The trans-conductance of a trans-conductor circuit (“main trans-conductor circuit”) may decrease (change in general) when external factors such as temperature increases. The trans-conductance value may be increased to its original value by increasing ‘VON’. The electrical current flowing may also increase according to the following equation:
The increase in current leads to an increase in electrical power and may thus be undesirable. It may be noted that the power consumption increases proportionate to a square of Von.
According to an aspect of the present invention, an amount of current flowing in the circuit is compared with a reference current to determine whether the amount of current exceeds the reference current. The comparison is performed using an analog form of the reference current and the current in said integrated circuit.
Due to the comparison in analog form, an integrated circuit may be implemented using a fewer components. Usage of fewer components generally results in lower power consumption and lower noise.
If the current in the integrated circuit exceeds the reference current, an additional trans-conductor circuit is added which effectively increases the W/L of the MOS and hence the trans-conductance can be kept constant without changing Von. Von can then potentially be reduced (tuned) to attain a constant trans-conductance value.
Thus, in effect, a constant value of trans-conductance can be attained by increasing W/L instead of increasing Von. As the power consumption is proportionate to the square of Von, minimizing Von generally leads to substantial reduction in power consumption.
In an embodiment, the determination of whether the trans-conductance value has changed (warranting switching on of the additional trans-conductor circuit) is performed using one more trans-conductor circuit (“replica trans-conductor circuit”), which is implemented to have similar characteristics (“transfer function” in terms of converting voltage to current) as the operational trans-conductor circuit(s).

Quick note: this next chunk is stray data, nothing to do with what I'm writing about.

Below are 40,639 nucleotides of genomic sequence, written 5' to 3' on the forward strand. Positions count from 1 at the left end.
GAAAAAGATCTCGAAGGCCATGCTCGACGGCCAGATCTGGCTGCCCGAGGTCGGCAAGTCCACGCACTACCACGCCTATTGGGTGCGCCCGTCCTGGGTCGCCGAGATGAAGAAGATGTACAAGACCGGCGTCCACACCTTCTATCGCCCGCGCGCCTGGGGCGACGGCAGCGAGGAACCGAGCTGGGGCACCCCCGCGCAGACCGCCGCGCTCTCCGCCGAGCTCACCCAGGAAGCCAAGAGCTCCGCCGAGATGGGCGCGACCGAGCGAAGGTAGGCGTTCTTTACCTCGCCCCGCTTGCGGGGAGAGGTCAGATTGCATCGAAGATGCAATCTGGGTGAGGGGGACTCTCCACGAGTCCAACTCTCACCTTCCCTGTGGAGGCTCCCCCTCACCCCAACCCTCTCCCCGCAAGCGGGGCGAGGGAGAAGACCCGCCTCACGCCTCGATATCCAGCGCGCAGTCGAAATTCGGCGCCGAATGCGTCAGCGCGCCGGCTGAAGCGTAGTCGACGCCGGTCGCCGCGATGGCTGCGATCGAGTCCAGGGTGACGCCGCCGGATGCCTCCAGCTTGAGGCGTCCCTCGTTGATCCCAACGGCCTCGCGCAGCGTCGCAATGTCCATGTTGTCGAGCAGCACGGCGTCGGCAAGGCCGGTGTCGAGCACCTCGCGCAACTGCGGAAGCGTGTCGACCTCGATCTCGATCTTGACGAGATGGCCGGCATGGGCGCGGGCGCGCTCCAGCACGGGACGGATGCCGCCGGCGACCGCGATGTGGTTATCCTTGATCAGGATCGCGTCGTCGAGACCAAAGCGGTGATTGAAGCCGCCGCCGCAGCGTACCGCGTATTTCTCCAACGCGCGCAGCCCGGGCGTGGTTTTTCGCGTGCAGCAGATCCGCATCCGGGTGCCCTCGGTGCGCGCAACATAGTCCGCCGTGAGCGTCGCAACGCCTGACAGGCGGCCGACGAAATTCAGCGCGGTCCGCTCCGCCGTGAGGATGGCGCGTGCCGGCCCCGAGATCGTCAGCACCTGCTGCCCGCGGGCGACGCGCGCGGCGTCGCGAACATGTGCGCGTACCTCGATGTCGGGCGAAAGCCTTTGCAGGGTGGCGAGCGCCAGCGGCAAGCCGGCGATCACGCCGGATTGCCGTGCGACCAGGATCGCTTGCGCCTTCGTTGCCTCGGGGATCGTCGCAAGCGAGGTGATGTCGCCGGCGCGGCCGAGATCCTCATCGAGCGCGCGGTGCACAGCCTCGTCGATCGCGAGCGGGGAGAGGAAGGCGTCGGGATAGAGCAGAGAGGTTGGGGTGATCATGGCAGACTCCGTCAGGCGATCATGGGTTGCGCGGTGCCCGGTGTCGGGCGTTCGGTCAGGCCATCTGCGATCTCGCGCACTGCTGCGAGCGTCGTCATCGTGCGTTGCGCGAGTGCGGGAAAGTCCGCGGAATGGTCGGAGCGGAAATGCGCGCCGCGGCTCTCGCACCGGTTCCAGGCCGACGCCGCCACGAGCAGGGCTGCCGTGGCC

The replica trans-conductor may be operated using a D.C. voltage to determine whether the trans-conductance value has changed. Based on the determination in the replica trans-conductor circuit, the another trans-conductor circuit may be switched on/off.
Further features and advantages of the invention, as well as the structure and operation of various embodiments of the invention, are described in detail below with reference to the accompanying drawings. In the drawings, like reference numbers generally indicate identical, functionally similar, and/or structurally similar elements. The drawing in which an element first appears is indicated by the leftmost digit(s) in the corresponding reference number.
The present invention will be described with reference to the accompanying drawings, wherein:
FIG. 1 is a circuit diagram illustrating the details of an example device in which the present invention may be implemented;
FIG. 2 is a flowchart illustrating a method in accordance with an aspect of the present invention;
FIG. 3 is a block diagram illustrating the details of an embodiment of a circuit implemented in accordance with an aspect of the present invention;
FIG. 4 is a circuit diagram illustrating in further detail an embodiment of the present invention; and
FIG. 5 is a circuit diagram illustrating an embodiment of a comparison circuit in an embodiment of the present invention.